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Tehroma Lask
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March 25, 2022 - 11:19 pm
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Complete Thai Massage Module 15 -  Abdomen and Chest

The importance of abdominal organ health is one I bring up often in my classes. In a yoga class, sometimes I'll teach self-massage with the tennis ball moving clockwise around the belly which emulates the circular motion of hands stacked and working in the direction of digestion with a client's body.

In Thai Massage, the belly massage: both the circular motion (in the direction of digestion) and the push pull are often included in my massages. As you often say, we don't have to use every technique every time, so there are times I leave it out if I'm unsure if a client will feel comfortable with this part of the massage.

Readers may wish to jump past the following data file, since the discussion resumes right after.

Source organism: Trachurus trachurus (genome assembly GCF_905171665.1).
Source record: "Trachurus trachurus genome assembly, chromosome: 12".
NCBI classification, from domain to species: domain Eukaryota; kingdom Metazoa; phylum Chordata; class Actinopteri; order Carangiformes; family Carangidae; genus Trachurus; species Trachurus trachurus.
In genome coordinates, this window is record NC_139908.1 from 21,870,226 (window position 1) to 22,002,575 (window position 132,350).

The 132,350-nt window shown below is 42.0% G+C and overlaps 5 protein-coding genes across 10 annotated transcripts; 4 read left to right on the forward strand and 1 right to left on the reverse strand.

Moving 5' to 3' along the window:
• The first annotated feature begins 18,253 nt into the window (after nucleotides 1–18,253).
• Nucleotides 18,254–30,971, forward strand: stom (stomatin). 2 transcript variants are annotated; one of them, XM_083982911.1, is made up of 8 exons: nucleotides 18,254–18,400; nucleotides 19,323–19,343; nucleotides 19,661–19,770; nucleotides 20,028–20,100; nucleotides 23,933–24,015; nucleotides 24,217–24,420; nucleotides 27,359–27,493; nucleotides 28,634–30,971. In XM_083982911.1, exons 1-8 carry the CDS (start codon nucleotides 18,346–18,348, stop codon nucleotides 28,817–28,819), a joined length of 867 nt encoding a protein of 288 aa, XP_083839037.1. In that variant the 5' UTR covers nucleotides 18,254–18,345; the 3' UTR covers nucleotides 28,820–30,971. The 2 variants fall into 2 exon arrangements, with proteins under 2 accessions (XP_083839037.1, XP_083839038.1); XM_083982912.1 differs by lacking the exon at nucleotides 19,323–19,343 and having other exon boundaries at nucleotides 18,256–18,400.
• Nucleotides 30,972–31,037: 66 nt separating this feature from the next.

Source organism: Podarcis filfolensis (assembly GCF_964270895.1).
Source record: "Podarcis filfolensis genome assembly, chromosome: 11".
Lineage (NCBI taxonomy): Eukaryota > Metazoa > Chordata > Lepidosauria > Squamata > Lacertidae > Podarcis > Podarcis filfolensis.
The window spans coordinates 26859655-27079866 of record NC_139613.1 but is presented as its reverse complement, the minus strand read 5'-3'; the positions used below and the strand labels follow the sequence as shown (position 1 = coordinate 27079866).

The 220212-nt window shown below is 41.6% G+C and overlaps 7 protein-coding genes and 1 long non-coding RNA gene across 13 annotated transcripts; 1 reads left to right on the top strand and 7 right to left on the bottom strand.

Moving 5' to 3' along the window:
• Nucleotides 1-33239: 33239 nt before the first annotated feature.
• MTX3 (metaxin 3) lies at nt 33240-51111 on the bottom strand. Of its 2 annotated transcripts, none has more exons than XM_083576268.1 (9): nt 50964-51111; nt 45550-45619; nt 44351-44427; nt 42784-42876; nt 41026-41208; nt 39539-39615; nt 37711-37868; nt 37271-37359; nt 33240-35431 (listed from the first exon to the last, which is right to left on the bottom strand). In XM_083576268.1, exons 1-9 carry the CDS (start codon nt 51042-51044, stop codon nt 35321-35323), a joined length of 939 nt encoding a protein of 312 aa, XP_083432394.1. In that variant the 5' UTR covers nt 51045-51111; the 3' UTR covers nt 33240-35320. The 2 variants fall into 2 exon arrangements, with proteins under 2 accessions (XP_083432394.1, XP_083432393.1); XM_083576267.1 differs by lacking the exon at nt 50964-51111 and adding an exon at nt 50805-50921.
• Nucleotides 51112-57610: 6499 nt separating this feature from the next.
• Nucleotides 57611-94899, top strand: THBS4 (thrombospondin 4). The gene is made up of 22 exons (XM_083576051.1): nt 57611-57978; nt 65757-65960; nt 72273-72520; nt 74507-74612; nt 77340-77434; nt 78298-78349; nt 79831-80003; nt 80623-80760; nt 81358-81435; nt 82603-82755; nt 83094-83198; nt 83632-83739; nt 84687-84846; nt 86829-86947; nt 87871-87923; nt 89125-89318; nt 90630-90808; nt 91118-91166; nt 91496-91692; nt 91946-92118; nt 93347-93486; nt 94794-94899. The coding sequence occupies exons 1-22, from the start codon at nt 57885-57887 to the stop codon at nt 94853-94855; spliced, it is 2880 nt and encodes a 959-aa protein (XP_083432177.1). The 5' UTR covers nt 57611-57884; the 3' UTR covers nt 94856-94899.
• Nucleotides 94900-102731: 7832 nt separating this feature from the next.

I like the hand on the belly to synchronize breath with client and energy as a lead into the possibility of belly massage or as a stand alone check in offering insights to client and therapist alike. This is a very nice move that is not a move Smile A nice pause to connect and listen with one's hand to what is happening in the client's body, how they are breathing, are they comfortable or holding the breath, as well as, where they are breathing: bellow, rib cage or upper chest.

How to work the chest has been a question of mine and I love the moves offered here: the circular motion on the sides of the ribs for men and women; only working below the breasts and between the breasts on women; the elephant walk for the man's chest and the rocking back and forth slowly and leaning in with my body weight for both when this feels like a good fit for the client.